Quinine (Scientific name: Cinchona) is a plant that has influenced the course of human history. Used for centuries by the indigenous people of the Andes as a cure for fevers, Cinchona became known to Jesuits stationed in Peru in the early seventeenth century. The “Jesuit powder” was subsequently introduced to Europe as a medicine against malaria and remained the only effective treatment well into the twentieth century.
Due to its medicinal properties, Cinchona was a key focus of many Spanish botanical expeditions to South America, including those by Hipólito Ruiz López and José Antonio Pavón, and by José Celestino Mutis. Indeed, so desirable was quinine to the botany of empire that the Spanish forbade the export of Cinchona bark from their territories in 1778 upon pain of death. Yet a reliable supply of quinine remained of great economic and military significance to the British and the Dutch, who succeeded in obtaining seeds and seedlings from South America by stealth.
Britain prospected Peruvian bark trees and grew them in India, having first transplanted them to Kew, one of many botanical gardens that served as a center for medical and colonial botany. In fact, the success of British rule in India depended partly on the control of malaria through the establishment of local Cinchona plantations. In Jules Verne’s 1874 fantasy novel The Mysterious Island, the sulfate of quinine that miraculously saves the life of one of the main characters turns out to be a gift from the reclusive Captain Nemo. Yet far from being a pure gift, Cinchona, like so many other botanical discoveries, was both a cure for suffering and an instrument of power.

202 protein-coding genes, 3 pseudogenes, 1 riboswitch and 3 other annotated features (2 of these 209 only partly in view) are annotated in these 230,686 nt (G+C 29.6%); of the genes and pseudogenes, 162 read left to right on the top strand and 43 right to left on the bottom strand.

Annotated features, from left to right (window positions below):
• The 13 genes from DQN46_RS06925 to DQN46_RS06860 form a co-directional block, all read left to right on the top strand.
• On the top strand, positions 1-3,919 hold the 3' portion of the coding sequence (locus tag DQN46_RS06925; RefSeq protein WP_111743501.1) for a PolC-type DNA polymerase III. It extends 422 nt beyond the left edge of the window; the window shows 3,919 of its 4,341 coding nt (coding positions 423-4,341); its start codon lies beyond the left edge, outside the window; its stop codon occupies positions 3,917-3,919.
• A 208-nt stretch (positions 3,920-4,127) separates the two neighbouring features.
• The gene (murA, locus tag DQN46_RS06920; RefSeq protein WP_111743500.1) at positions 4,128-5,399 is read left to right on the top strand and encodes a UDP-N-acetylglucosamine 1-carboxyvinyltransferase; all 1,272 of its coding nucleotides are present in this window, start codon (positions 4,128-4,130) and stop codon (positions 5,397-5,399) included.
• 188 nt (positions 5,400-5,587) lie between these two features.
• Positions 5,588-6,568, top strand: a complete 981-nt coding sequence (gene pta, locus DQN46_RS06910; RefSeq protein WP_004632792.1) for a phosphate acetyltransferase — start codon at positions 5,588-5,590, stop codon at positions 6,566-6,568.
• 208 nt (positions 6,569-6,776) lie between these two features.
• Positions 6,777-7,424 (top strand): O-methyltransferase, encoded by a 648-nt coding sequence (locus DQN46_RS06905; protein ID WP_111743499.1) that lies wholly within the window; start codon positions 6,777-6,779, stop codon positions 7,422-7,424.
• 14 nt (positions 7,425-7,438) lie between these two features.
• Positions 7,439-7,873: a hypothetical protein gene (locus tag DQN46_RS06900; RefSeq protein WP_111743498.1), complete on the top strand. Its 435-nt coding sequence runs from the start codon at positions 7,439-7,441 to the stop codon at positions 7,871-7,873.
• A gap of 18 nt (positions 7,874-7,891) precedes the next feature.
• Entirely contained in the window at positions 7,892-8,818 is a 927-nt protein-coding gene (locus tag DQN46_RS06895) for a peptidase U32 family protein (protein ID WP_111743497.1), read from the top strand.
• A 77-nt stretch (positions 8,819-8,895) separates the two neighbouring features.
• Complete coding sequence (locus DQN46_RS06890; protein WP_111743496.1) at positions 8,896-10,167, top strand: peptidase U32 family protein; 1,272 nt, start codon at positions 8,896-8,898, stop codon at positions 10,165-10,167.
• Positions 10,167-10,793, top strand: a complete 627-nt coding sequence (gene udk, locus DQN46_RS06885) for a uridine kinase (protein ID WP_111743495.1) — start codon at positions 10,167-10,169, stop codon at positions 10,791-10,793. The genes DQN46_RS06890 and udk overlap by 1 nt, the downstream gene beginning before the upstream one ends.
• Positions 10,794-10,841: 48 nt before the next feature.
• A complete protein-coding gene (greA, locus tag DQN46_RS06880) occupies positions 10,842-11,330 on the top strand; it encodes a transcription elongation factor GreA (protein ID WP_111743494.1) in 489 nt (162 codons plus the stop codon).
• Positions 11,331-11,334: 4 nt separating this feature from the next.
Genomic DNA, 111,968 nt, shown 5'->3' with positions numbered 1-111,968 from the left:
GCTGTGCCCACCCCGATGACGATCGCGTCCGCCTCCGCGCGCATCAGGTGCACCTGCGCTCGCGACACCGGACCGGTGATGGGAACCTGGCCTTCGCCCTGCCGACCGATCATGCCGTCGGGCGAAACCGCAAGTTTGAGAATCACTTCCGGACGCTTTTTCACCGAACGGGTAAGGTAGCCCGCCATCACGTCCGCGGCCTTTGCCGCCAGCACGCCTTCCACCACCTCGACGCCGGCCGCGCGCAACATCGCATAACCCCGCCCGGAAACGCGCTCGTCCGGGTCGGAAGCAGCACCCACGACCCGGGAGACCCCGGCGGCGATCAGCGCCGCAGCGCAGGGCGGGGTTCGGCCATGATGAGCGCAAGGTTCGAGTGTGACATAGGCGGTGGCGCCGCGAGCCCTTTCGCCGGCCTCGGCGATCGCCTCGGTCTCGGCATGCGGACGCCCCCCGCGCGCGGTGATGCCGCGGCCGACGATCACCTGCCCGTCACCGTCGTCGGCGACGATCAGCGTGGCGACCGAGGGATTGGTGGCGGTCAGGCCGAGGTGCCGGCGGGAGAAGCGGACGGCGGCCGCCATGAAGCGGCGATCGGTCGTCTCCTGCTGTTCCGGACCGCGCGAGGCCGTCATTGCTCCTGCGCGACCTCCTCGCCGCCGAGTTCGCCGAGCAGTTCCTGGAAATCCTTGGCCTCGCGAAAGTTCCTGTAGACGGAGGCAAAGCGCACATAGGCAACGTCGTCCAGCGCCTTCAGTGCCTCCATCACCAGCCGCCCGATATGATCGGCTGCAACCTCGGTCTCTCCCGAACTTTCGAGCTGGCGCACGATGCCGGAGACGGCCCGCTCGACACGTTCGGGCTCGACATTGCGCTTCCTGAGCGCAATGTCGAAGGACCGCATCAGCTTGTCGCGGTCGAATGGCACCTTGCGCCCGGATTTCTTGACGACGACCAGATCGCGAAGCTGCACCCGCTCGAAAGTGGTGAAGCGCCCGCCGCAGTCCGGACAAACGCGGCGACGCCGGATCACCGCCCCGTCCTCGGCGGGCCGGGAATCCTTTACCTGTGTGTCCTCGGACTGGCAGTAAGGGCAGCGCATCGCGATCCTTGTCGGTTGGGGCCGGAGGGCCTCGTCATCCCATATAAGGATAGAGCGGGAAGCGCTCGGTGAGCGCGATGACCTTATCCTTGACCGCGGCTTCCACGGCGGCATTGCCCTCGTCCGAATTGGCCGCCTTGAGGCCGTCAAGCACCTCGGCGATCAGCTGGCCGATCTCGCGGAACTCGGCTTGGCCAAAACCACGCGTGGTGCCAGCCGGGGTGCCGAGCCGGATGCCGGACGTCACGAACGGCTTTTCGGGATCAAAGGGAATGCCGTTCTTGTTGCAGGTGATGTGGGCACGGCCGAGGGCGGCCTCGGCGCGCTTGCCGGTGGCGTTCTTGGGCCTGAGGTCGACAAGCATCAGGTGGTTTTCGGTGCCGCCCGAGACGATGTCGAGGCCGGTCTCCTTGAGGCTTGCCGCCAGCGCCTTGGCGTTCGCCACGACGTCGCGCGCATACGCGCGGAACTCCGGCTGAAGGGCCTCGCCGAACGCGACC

While the story of Cinchona is well known, having been studied by historians of botany, empire, science, medicine and art (including Lucile Brockway, J.R. McNeill and Londa Schiebinger), the stories and travels of many other plants remain to be told. To fill that gap, Dumbarton Oaks and JSTOR are combining their scholarly and digital expertise to launch the Plant Humanities Initiative, an endeavor generously supported by The Andrew W. Mellon Foundation. Our joint aim is to advance plant humanities, the interdisciplinary field that explores and communicates the unparalleled significance of plants to human culture.
Plants have shaped human societies even before the establishment of agriculture by providing food, clothing, shelter, remedies and poisons. As the source of psychotropic substances, they have facilitated communion with the sacred in some societies, and bestowed on others the ravages of addiction. As the focus of ethnobotany and archaeobotany, plants yield invaluable insights into the past. In art, they have served as both an ornament and as an index of wealth, networks and values. In these interrelated ways, plants offer remarkable opportunities for interdisciplinary research. It is the goal of the Plant Humanities Initiative to foster this work through scholarly programming, the exploration of primary sources, and digital publication via a new scholarly research tool.